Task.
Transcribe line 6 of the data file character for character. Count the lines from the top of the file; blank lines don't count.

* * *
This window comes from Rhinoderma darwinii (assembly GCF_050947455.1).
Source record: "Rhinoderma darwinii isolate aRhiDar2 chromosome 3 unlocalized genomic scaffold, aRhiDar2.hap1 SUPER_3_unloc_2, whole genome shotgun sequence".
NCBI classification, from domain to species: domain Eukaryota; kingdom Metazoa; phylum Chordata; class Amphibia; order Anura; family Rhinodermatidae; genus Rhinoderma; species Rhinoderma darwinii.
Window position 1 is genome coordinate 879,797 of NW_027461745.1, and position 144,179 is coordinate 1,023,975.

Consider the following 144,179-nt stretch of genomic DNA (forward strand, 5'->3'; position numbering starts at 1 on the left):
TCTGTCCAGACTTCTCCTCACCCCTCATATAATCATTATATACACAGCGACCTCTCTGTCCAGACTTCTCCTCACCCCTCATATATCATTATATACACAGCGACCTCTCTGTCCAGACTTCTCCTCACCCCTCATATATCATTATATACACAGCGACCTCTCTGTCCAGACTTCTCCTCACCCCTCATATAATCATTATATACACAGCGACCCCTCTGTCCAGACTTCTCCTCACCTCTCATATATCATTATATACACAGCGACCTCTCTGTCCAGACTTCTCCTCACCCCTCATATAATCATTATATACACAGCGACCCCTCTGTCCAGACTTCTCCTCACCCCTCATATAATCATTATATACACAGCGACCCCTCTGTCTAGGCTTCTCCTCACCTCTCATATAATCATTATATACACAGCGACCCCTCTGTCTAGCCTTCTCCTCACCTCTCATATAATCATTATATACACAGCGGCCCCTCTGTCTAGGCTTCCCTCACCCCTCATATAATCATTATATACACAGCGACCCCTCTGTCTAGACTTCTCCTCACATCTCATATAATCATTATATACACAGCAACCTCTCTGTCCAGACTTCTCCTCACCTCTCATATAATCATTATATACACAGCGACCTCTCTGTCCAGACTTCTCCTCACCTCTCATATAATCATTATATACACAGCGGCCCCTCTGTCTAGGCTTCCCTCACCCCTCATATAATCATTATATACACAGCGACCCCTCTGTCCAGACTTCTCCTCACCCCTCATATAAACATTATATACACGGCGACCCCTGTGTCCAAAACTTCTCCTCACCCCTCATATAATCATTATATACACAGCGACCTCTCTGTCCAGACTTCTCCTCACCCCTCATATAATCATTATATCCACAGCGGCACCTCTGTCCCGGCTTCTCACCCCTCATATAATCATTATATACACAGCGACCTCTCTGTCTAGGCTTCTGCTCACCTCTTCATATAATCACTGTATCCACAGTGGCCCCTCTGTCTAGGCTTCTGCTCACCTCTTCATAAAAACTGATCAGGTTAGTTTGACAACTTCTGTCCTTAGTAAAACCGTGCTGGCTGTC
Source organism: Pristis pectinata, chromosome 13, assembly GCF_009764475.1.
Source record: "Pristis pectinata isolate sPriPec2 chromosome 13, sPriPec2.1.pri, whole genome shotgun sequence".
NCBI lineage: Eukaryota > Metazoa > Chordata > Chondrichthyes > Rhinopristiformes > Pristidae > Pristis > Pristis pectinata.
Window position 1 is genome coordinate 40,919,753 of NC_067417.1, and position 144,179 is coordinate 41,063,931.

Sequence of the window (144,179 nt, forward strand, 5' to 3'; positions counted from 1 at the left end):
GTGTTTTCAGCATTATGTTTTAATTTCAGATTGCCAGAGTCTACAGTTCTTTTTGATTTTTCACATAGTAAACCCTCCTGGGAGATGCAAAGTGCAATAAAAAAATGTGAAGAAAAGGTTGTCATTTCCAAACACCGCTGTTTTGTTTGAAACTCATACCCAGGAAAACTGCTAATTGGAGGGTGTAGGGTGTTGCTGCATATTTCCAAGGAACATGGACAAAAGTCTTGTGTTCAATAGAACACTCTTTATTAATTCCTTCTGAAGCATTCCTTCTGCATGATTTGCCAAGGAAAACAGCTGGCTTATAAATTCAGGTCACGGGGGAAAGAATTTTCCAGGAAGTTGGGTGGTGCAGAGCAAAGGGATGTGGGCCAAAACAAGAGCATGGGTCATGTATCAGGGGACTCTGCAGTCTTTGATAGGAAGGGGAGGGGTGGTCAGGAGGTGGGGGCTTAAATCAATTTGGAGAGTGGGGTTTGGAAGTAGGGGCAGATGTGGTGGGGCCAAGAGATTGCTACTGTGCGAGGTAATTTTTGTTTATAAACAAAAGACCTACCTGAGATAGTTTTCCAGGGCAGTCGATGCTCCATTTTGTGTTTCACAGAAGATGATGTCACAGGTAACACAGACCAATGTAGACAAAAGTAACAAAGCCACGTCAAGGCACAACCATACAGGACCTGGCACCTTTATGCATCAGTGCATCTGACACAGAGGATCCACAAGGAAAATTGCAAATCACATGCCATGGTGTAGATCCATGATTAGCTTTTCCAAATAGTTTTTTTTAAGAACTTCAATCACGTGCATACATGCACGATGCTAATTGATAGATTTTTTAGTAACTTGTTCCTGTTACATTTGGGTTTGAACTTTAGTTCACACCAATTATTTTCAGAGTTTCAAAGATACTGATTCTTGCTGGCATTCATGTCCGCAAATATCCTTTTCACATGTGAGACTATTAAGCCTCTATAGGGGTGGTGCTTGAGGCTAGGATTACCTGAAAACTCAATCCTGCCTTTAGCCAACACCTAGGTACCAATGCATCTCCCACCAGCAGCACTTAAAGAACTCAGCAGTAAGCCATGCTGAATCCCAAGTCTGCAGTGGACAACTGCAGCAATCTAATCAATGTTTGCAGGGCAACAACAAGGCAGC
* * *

TCTGTCCAGACTTCTCCTCACCCCTCATATAATCATTATATACACAGCGACCTCTCTGTCCAGACTTCTCCTCACCCCTCATATATCATTATATACACAGCGACCTCTCTGTCCAGACTTCTCCTCACCCCTCATATATCATTATATACACAGCGACCTCTCTGTCCAGACTTCTCCTCACCCCTCATATAATCATTATATACACAGCGACCCCTCTGTCCAGACTTCTCCTCACCTCTCATATATCATTATATACACAGCGACCTCTCTGTCCAGACTTCTCCTCACCCCTCATATAATCATTATATACACAGCGACCCCTCTGTCCAGACTTCTCCTCACCCCTCATATAATCATTATATACACAGCGACCCCTCTGTCTAGGCTTCTCCTCACCTCTCATATAATCATTATATACACAGCGACCCCTCTGTCTAGCCTTCTCCTCACCTCTCATATAATCATTATATACACAGCGGCCCCTCTGTCTAGGCTTCCCTCACCCCTCATATAATCATTATATACACAGCGACCCCTCTGTCTAGACTTCTCCTCACATCTCATATAATCATTATATACACAGCAACCTCTCTGTCCAGACTTCTCCTCACCTCTCATATAATCATTATATACACAGCGACCTCTCTGTCCAGACTTCTCCTCACCTCTCATATAATCATTATATACACAGCGGCCCCTCTGTCTAGGCTTCCCTCACCCCTCATATAATCATTATATACACAGCGACCCCTCTGTCCAGACTTCTCCTCACCCCTCATATAAACATTATATACACGGCGACCCCTGTGTCCAAAACTTCTCCTCACCCCTCATATAATCATTATATACACAGCGACCTCTCTGTCCAGACTTCTCCTCACCCCTCATATAATCATTATATCCACAGCGGCACCTCTGTCCCGGCTTCTCACCCCTCATATAATCATTATATACACAGCGACCTCTCTGTCTAGGCTTCTGCTCACCTCTTCATATAATCACTGTATCCACAGTGGCCCCTCTGTCTAGGCTTCTGCTCACCTCTTCATAAAAACTGATCAGGTTAGTTTGACAACTTCTGTCCTTAGTAAAACCGTGCTGGCTGTC